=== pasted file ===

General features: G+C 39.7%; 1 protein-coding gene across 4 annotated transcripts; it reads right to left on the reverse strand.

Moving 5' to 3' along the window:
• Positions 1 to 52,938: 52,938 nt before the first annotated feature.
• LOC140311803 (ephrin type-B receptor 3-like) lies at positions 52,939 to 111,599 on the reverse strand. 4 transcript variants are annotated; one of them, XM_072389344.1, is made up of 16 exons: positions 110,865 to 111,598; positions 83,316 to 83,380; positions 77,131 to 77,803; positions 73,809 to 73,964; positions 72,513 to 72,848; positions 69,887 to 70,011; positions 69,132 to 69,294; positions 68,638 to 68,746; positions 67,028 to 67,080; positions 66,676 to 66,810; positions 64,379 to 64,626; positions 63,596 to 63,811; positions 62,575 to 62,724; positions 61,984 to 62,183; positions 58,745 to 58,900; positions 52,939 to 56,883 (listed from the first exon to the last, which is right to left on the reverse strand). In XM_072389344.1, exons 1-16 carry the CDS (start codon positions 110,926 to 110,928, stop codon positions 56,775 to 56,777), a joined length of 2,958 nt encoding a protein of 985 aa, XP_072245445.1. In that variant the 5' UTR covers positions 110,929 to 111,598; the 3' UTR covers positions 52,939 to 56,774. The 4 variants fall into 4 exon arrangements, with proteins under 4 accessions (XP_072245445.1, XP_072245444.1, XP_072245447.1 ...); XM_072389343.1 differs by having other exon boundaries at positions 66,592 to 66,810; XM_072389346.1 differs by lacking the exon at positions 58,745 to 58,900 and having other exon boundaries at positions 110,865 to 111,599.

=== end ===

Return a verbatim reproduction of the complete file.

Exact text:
General features: G+C 39.7%; 1 protein-coding gene across 4 annotated transcripts; it reads right to left on the reverse strand.

Moving 5' to 3' along the window:
• Positions 1 to 52,938: 52,938 nt before the first annotated feature.
• LOC140311803 (ephrin type-B receptor 3-like) lies at positions 52,939 to 111,599 on the reverse strand. 4 transcript variants are annotated; one of them, XM_072389344.1, is made up of 16 exons: positions 110,865 to 111,598; positions 83,316 to 83,380; positions 77,131 to 77,803; positions 73,809 to 73,964; positions 72,513 to 72,848; positions 69,887 to 70,011; positions 69,132 to 69,294; positions 68,638 to 68,746; positions 67,028 to 67,080; positions 66,676 to 66,810; positions 64,379 to 64,626; positions 63,596 to 63,811; positions 62,575 to 62,724; positions 61,984 to 62,183; positions 58,745 to 58,900; positions 52,939 to 56,883 (listed from the first exon to the last, which is right to left on the reverse strand). In XM_072389344.1, exons 1-16 carry the CDS (start codon positions 110,926 to 110,928, stop codon positions 56,775 to 56,777), a joined length of 2,958 nt encoding a protein of 985 aa, XP_072245445.1. In that variant the 5' UTR covers positions 110,929 to 111,598; the 3' UTR covers positions 52,939 to 56,774. The 4 variants fall into 4 exon arrangements, with proteins under 4 accessions (XP_072245445.1, XP_072245444.1, XP_072245447.1 ...); XM_072389343.1 differs by having other exon boundaries at positions 66,592 to 66,810; XM_072389346.1 differs by lacking the exon at positions 58,745 to 58,900 and having other exon boundaries at positions 110,865 to 111,599.